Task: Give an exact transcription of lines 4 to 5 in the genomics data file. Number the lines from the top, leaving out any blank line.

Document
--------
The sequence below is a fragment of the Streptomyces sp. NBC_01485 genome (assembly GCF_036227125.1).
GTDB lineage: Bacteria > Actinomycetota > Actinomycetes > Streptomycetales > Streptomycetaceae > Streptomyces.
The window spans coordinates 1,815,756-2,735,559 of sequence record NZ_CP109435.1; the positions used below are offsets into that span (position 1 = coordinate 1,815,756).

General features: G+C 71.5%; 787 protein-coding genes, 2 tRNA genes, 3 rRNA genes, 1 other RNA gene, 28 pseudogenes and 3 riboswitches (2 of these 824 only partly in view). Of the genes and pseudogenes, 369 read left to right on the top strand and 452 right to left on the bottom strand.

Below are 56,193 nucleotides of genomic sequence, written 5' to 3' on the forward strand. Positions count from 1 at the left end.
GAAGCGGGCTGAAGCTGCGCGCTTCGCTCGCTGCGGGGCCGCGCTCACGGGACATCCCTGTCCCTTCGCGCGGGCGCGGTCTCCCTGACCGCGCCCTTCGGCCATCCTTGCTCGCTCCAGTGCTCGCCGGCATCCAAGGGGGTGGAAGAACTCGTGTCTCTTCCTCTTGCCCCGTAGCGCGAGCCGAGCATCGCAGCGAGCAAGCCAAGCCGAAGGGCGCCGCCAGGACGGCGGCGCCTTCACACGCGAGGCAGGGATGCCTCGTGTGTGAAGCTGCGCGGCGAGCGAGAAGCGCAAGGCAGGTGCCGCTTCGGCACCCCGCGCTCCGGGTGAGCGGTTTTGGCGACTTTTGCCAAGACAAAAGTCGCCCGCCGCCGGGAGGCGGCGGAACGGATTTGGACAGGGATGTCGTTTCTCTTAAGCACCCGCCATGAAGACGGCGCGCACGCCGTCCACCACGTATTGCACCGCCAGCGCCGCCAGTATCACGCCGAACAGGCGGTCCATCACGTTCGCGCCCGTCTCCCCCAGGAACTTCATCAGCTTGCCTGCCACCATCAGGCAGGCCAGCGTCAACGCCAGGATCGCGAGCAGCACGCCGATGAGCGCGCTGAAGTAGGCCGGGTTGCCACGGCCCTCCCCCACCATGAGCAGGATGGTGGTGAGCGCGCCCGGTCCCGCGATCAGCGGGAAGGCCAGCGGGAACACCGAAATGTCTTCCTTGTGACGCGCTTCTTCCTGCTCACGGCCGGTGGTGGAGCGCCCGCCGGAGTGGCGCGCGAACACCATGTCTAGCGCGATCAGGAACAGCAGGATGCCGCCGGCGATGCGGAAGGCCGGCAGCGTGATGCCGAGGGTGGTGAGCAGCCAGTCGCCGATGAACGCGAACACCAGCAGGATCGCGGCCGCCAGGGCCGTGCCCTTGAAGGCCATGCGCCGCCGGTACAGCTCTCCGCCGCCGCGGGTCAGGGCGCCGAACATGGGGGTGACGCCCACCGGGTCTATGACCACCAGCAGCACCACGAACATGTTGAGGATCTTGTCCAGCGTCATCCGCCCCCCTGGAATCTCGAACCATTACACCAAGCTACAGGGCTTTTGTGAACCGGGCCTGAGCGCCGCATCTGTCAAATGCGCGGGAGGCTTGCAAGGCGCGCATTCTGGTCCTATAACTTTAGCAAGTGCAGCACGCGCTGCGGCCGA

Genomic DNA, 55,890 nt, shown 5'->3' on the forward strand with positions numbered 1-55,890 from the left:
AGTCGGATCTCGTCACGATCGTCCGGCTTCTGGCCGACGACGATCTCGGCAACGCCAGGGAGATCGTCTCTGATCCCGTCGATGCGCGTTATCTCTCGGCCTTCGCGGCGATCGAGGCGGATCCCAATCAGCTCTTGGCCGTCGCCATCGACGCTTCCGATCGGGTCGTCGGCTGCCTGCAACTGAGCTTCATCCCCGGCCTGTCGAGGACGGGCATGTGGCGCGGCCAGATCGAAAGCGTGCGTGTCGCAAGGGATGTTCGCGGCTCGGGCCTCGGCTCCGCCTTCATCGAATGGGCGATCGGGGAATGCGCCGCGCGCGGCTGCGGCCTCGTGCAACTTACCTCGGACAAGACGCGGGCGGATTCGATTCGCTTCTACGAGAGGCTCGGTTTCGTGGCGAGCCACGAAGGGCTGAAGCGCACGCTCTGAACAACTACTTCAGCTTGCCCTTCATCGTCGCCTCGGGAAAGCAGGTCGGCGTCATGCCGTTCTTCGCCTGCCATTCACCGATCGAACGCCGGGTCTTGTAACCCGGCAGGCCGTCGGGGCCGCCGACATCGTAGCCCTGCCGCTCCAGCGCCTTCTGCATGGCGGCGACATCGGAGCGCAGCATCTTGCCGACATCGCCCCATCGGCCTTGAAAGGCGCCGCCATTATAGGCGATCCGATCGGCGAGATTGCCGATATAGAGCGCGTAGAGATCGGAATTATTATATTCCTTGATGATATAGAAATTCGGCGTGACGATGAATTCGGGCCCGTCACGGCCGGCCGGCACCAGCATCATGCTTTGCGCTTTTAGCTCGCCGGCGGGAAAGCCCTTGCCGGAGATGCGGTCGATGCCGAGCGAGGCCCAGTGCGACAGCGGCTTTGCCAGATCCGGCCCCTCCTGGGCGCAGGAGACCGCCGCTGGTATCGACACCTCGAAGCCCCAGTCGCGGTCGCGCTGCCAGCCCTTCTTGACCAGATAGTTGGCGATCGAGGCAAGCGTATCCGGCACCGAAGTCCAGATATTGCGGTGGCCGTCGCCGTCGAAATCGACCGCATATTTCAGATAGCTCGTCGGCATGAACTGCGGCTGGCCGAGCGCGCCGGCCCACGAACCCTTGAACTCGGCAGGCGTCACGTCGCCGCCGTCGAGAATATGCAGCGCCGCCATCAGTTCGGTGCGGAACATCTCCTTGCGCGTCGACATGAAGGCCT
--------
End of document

General features: G+C 71.5%; 787 protein-coding genes, 2 tRNA genes, 3 rRNA genes, 1 other RNA gene, 28 pseudogenes and 3 riboswitches (2 of these 824 only partly in view). Of the genes and pseudogenes, 369 read left to right on the top strand and 452 right to left on the bottom strand.

Below are 56,193 nucleotides of genomic sequence, written 5' to 3' on the forward strand. Positions count from 1 at the left end.